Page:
Teflon coated cookware
So many of us have used Teflon coated cookware, however, when heated, Teflon breaks apart and emits a deadly chemical called PFOA – a known toxin categorized as a carcinogen by the EWG. PFOA is also used in food packagings like pizza boxes, microwave popcorn packages, French fry containers and more to prevent food from sticking. The off-gases from this chemical are very fatal to birds and have a very long half-life in the human body, once absorbed. It’s best to avoid Teflon at all costs. Some suggestions for better cookware options are below!
Ceramic coated pans
This may come as a surprise, but I highly recommend avoid using ceramic coated cookware because the ceramic breaks down over time and exposes the base surface residing beneath the ceramic coating, which is usually aluminum (more on that next). Ceramic coated cookware does not contain the same chemicals as Teflon but still isn’t the best choice. However, ceramic coated (or enameled) cast iron may be a decent option because the base layer is different (aluminum vs. cast iron), but you would have to choose a reputable brand. *Note: ceramic coated and 100% ceramic cookware are not the same thing.
Aluminum cookware and aluminum foil
Aluminum cookware is usually coated with another substance (like ceramic) to contain the harmful aluminum, which can cause aluminum toxicity if over exposed. Aluminum is widely accepted to be a neurotoxin that places stake inside the organs and tissues of the body causing muscular dysfunction and memory loss. There’s not enough research to support the claim that aluminum causes Alzheimer’s, but autopsies on patients have shown high amounts of aluminum present in the brain, which makes it a possible risk factor.
Probably the most aesthetically pleasing, copper is a beautiful addition to any kitchen, but I wouldn’t recommend cooking on it, even though it heats up quickly and evenly! A little bit of a bummer there! The main reason is because of leaching concerns – even though copper is usually lined, the lining will break down over time and more quickly, too, if you are prone to cooking acidic foods like tomatoes. Excessive intake of copper will cause a huge imbalance in the copper- zinc ratio that’s needed for most every system in the body, especially adrenal and thyroid health. This imbalance can also cause acne, depression, eczema, headaches and poor immune function.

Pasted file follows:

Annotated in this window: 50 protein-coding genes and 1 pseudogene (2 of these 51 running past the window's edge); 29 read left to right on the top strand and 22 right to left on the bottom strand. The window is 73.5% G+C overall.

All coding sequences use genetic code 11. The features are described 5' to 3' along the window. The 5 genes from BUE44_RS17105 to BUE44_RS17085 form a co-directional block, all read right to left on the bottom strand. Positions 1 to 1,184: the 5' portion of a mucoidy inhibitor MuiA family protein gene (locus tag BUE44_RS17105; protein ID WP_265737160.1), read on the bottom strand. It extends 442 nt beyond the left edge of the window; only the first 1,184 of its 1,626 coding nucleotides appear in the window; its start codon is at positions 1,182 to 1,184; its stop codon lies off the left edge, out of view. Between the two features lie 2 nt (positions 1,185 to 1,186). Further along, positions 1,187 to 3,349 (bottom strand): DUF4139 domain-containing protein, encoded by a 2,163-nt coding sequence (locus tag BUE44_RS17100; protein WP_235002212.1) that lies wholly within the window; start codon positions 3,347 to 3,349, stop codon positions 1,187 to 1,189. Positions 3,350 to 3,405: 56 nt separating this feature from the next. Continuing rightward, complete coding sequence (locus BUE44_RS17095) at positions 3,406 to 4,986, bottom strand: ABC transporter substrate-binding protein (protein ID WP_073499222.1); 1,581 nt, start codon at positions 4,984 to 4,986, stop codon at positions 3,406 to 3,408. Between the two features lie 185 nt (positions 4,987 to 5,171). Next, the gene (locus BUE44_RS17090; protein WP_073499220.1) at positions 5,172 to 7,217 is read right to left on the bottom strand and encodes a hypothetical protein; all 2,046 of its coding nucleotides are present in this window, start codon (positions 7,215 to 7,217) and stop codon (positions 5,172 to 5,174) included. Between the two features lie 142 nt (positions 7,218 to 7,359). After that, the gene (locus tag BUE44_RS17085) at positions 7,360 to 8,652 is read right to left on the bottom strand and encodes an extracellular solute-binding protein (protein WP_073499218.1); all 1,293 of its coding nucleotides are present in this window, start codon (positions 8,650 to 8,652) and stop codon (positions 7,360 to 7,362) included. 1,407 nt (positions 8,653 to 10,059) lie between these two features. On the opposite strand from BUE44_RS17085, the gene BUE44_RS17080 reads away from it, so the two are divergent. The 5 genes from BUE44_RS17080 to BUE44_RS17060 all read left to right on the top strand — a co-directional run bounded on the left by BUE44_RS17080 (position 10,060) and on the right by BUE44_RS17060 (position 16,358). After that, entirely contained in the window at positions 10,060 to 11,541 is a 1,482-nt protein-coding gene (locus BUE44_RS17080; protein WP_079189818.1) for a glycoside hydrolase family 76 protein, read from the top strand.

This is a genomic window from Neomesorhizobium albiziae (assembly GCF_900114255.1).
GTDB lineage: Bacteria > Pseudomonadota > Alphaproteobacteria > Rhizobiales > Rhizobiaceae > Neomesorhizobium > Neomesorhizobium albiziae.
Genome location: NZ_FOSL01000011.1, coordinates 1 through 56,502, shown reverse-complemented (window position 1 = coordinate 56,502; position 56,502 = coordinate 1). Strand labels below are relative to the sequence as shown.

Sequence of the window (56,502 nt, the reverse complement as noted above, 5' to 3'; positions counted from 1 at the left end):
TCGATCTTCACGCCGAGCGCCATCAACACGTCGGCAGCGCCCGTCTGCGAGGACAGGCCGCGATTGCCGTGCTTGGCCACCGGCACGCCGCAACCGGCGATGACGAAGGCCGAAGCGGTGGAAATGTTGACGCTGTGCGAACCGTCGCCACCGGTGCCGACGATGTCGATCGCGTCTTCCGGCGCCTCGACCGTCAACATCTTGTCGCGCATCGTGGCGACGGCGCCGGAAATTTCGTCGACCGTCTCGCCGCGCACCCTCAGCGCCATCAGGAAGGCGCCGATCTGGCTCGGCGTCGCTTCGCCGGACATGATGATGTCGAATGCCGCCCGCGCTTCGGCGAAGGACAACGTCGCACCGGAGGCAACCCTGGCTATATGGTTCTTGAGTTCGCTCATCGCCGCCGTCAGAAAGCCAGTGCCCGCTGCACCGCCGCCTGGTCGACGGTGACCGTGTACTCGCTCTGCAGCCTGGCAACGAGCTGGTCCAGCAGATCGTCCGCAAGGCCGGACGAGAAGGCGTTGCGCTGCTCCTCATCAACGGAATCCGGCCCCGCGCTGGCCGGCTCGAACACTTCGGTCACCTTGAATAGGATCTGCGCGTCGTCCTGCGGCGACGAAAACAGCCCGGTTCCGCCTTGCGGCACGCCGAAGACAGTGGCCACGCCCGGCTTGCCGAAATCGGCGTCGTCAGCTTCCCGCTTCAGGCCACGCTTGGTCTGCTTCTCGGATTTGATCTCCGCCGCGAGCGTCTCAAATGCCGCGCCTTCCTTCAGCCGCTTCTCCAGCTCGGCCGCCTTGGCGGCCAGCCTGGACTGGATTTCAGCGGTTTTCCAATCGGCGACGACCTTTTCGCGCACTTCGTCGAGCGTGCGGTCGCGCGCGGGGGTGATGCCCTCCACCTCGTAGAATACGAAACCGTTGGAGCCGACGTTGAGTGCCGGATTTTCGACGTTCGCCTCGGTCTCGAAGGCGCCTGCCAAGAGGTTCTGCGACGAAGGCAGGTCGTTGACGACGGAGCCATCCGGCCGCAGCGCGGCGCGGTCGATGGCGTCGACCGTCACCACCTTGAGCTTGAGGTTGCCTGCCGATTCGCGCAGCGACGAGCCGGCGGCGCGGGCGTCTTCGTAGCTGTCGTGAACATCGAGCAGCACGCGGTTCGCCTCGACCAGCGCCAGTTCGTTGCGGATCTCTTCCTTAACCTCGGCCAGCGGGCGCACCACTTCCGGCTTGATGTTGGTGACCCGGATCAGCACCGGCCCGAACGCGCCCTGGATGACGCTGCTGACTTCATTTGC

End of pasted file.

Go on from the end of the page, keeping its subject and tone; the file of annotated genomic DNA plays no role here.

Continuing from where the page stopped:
Takeaways: Avoid Teflon, ceramic coated aluminum, aluminum and aluminum foil, and copper.
Cast iron has been around for hundreds of years and is completely non-toxic. Personally, this is the cookware option I use almost daily and absolutely love it, especially because it gives me a boost of iron! Those with iron overload should probably not use cast iron as the iron leaches into the food. From a care perspective, you’ll need to season your pans – I use avocado oil after each use, which helps give it a natural non-stick coating and great flavor. Never use soap on cast iron. I’ll use a brush with coarse salt if I find I need to remove difficult food particles. Enameled or bare cast iron are both great choices!
Glass is another great, non-toxic option for cooking and storing foods. I bake with glass and only use glass storage for food containers to avoid plastics, which can imitate estrogen and other sex hormones in the body.
If you’re not avoiding metal due to metal toxicity or overload, stainless steel is a great option with a bit of a learning curve since most foods will stick to the surface of the pan if not used properly. I have found that by first heating avocado or coconut oil in the pan then adding the food helps, but also wait until the food has cooked completely on the heat facing side before trying to move it or flip it. Also, stainless steel is non-reactive so it doesn’t interfere with the food at all!
Takeaways: Start using great non-toxic cookware options like cast iron, glass, and stainless steel!
- When baking, always use UNBLEACHED parchment paper – I only use
Zenlogy, which you can get from Amazon.
- If you do choose to use copper cookware, use only over low heat and
avoid using metal utensils that could potentially scrape the surface
- Know your worst offenders: Get rid of Teflon first and then swap out
others as your budget allows
- I didn’t touch on this, but be mindful of lead glazes – make sure you are
not eating out of or cooking in any china that you know is not 100% lead-free. China handed down over generations most likely contains lead. Don’t use any terra cotta unless specifically labeled as using a lead-free glaze.